Simone Biles’ Tokyo Olympics don’t need a storybook ending on the balance beam
If it was a movie, we would be in the last act. Our hero, the greatest gymnast of all time, stepped out onto the balance beam to the rhythm of the score. The audience would hold their breath, knowing what she had overcome to reach this point – the ‘twisties’ that knocked her out of five Olympic finals and an unusual seventh place in the beam qualifying that gave her her position. favorite event of Guan Chenchen of China.
But since this is a movie, she would also pull off her routine and win gold.
There is, of course, no guaranteed storybook finish for Simone Biles in real life, however. The 24-year-old will return to the Summer Games on Tuesday while her compatriots sleep (4:53 a.m. ET; watch here), which means most of the United States will wake up tomorrow to the news of her eventful journey. in Tokyo. – and most likely his Olympic career – is coming to an end.
Biles, however, doesn’t need to win a gold medal for what happened in Tokyo on Tuesday to be a great and uplifting story. While sports narratives are often framed in a reductive way with the announcement of victory or loss, Biles has already impressed at the Games by prioritizing his mental and physical health over the anticipation of the glory it would bring to the American team. The fact that she gets back on the proverbial horse at all (twisties are less dangerous on balance beam, where she would have to modify her eponymous double back double twist descent to something simpler) means that yes, she could potentially defend her. reign of world champion. But a repeat of his bronze medal at Rio 2016 in this event would also be very inspiring; even a once unthinkable off-podium finish would mean she gave it all.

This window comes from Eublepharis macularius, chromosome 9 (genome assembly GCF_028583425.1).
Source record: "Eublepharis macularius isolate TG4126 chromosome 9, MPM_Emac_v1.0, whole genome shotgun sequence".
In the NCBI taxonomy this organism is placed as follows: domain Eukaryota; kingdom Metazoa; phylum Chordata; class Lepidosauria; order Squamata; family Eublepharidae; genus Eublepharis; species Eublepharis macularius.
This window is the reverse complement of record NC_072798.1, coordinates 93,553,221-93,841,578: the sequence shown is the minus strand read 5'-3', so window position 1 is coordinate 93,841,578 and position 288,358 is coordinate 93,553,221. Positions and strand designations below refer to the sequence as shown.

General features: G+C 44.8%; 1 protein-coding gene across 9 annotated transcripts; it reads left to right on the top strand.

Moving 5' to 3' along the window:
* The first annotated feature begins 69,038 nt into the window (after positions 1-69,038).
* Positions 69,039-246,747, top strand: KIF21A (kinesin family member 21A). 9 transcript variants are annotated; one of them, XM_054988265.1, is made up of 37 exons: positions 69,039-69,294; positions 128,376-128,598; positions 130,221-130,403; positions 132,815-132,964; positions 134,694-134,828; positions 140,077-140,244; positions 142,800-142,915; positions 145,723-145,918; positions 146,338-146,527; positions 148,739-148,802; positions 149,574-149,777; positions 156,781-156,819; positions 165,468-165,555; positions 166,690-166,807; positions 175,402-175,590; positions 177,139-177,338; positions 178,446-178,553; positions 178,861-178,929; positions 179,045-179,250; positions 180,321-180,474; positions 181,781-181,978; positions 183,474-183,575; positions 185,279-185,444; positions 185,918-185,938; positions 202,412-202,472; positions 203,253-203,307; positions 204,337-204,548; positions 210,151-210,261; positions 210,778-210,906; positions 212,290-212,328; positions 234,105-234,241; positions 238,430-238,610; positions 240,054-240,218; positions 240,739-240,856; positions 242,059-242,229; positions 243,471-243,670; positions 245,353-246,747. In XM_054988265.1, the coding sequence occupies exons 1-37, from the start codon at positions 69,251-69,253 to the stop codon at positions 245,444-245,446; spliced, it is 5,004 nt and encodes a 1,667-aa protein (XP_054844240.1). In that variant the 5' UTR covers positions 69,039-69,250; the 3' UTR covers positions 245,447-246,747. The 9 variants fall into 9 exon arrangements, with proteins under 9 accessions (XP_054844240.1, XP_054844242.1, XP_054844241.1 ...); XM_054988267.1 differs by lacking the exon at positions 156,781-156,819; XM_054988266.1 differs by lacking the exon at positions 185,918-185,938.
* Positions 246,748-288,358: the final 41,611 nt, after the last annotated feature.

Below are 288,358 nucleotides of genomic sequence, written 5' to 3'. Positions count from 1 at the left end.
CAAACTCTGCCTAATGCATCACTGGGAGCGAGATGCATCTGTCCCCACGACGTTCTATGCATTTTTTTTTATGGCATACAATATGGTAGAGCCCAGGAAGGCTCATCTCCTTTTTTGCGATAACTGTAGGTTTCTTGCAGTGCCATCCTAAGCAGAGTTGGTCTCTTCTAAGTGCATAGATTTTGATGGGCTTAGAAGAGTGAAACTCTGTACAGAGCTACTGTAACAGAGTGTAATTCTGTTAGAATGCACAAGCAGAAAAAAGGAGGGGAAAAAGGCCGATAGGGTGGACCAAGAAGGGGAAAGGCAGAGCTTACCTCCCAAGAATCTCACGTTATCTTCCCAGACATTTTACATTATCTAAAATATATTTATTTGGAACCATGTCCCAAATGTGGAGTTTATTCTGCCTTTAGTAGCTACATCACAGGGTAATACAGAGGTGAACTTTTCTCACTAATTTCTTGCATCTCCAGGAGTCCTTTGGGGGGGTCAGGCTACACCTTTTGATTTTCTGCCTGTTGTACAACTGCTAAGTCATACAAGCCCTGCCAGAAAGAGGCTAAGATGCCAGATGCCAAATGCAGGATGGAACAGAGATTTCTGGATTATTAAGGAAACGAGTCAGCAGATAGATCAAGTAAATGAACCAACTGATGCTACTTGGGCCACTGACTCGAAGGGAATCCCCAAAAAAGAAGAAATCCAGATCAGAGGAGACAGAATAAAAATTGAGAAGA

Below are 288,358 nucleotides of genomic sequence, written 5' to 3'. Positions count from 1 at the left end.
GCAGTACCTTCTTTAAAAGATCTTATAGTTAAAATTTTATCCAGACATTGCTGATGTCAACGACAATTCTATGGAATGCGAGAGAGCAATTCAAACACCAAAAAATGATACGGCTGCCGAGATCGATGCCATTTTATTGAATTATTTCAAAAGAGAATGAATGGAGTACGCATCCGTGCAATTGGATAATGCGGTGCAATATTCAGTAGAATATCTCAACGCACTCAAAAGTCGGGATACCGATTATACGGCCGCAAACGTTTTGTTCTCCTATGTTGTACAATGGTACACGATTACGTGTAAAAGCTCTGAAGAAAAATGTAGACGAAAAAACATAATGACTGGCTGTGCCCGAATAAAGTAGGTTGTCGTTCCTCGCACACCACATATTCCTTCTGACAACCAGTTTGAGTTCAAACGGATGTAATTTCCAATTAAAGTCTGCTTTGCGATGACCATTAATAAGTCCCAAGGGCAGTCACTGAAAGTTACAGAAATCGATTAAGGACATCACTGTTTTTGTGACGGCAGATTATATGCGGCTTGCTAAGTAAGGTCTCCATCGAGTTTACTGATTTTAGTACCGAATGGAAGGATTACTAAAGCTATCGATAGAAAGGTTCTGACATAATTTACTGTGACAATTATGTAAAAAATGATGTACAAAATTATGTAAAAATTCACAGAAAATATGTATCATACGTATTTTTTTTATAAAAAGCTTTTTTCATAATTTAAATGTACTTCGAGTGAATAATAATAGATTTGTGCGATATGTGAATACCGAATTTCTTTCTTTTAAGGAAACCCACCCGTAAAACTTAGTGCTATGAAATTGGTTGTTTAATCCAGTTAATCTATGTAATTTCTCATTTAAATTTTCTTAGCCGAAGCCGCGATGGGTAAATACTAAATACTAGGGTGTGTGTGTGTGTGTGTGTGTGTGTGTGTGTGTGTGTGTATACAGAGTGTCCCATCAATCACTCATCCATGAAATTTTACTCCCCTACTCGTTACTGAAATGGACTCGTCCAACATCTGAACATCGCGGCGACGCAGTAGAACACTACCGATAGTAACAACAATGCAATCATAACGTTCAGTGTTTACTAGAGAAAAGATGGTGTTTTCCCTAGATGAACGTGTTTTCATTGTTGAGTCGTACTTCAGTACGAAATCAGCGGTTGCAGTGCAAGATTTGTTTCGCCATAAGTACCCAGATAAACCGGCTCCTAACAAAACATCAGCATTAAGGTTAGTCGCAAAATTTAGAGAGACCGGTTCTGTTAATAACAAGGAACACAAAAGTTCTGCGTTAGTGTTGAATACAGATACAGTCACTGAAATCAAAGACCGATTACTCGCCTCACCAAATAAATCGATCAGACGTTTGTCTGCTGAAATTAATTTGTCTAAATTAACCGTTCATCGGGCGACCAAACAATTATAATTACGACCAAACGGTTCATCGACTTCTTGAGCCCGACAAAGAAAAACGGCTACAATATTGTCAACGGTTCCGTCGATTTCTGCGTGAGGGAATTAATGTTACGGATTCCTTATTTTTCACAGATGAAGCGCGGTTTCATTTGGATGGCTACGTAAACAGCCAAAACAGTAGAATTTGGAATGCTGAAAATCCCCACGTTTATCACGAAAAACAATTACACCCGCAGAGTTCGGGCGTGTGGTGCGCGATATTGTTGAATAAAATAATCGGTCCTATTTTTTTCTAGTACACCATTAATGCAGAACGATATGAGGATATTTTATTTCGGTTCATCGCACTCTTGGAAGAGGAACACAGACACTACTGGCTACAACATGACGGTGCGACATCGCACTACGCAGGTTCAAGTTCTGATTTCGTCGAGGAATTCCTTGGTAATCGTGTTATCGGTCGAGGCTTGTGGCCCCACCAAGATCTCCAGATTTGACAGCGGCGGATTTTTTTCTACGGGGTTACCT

There will of course be those who will feel disappointed with nothing less than a gold medal, as if gymnast Biles owes us something. But many more Biles fans will be excited for the gymnast to don her Team USA leotard one last time in Tokyo, a move that means almost more to her legacy at this point than a swamp of medals from repeated gold might have it otherwise.
And this question of inheritance is important. Although Biles has already flirted with competing in Paris in 2024, there is also a non-negligible chance that the gymnast will decide to continue his development elsewhere in the future. A recent revealing profile in The New York Times described the impact that being the best gymnast in the world had on her: “You can hear it in her voice. I am old, she says. I am tired. Stress. Everything hurts.“ She comes across as a distinctly different person in her carefree photos and videos with her boyfriend, and has considered switching to coaching. She wants to travel. She wants to find herself.
Tuesday may not be the end of the credits that anyone would have imagined for her. But Biles doesn’t owe anyone a photo finish. If this was a movie, yes, this would be the time when Biles would prove all of his skeptics wrong. But this is not a movie, and there will be no dramatic swelling of the score. Tuesday there will be only one young woman, one balancing beam and a whole, big, big future ahead of us.